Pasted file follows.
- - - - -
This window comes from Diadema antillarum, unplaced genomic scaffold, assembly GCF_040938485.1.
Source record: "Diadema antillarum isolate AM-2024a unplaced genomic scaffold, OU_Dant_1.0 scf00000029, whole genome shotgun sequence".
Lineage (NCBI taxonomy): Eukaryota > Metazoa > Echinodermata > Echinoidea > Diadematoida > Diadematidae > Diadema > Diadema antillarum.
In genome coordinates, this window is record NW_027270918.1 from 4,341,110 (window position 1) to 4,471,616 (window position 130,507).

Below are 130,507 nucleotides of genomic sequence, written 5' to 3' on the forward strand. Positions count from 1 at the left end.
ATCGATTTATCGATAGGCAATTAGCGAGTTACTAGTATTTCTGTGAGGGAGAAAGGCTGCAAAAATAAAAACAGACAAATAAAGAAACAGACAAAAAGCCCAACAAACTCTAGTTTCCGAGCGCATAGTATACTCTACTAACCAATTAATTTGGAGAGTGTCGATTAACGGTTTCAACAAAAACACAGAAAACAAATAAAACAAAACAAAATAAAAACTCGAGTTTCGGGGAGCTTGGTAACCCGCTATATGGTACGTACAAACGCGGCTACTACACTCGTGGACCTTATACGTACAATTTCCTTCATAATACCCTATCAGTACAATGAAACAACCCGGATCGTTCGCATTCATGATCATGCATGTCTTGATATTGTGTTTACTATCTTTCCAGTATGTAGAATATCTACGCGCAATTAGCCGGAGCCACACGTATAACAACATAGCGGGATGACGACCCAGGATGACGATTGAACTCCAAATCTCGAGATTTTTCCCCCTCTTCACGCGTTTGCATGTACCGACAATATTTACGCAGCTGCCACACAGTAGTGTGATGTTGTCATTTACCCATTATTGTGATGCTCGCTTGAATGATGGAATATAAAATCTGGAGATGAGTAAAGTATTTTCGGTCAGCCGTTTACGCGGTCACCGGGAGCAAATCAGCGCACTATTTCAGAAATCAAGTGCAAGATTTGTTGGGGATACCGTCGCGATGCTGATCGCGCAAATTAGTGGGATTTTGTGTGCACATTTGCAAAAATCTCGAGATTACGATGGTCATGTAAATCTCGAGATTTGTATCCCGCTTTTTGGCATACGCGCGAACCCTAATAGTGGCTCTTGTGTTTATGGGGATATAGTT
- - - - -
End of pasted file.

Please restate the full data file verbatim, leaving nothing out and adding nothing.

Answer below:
This window comes from Diadema antillarum, unplaced genomic scaffold, assembly GCF_040938485.1.
Source record: "Diadema antillarum isolate AM-2024a unplaced genomic scaffold, OU_Dant_1.0 scf00000029, whole genome shotgun sequence".
Lineage (NCBI taxonomy): Eukaryota > Metazoa > Echinodermata > Echinoidea > Diadematoida > Diadematidae > Diadema > Diadema antillarum.
In genome coordinates, this window is record NW_027270918.1 from 4,341,110 (window position 1) to 4,471,616 (window position 130,507).

Below are 130,507 nucleotides of genomic sequence, written 5' to 3' on the forward strand. Positions count from 1 at the left end.
ATCGATTTATCGATAGGCAATTAGCGAGTTACTAGTATTTCTGTGAGGGAGAAAGGCTGCAAAAATAAAAACAGACAAATAAAGAAACAGACAAAAAGCCCAACAAACTCTAGTTTCCGAGCGCATAGTATACTCTACTAACCAATTAATTTGGAGAGTGTCGATTAACGGTTTCAACAAAAACACAGAAAACAAATAAAACAAAACAAAATAAAAACTCGAGTTTCGGGGAGCTTGGTAACCCGCTATATGGTACGTACAAACGCGGCTACTACACTCGTGGACCTTATACGTACAATTTCCTTCATAATACCCTATCAGTACAATGAAACAACCCGGATCGTTCGCATTCATGATCATGCATGTCTTGATATTGTGTTTACTATCTTTCCAGTATGTAGAATATCTACGCGCAATTAGCCGGAGCCACACGTATAACAACATAGCGGGATGACGACCCAGGATGACGATTGAACTCCAAATCTCGAGATTTTTCCCCCTCTTCACGCGTTTGCATGTACCGACAATATTTACGCAGCTGCCACACAGTAGTGTGATGTTGTCATTTACCCATTATTGTGATGCTCGCTTGAATGATGGAATATAAAATCTGGAGATGAGTAAAGTATTTTCGGTCAGCCGTTTACGCGGTCACCGGGAGCAAATCAGCGCACTATTTCAGAAATCAAGTGCAAGATTTGTTGGGGATACCGTCGCGATGCTGATCGCGCAAATTAGTGGGATTTTGTGTGCACATTTGCAAAAATCTCGAGATTACGATGGTCATGTAAATCTCGAGATTTGTATCCCGCTTTTTGGCATACGCGCGAACCCTAATAGTGGCTCTTGTGTTTATGGGGATATAGTT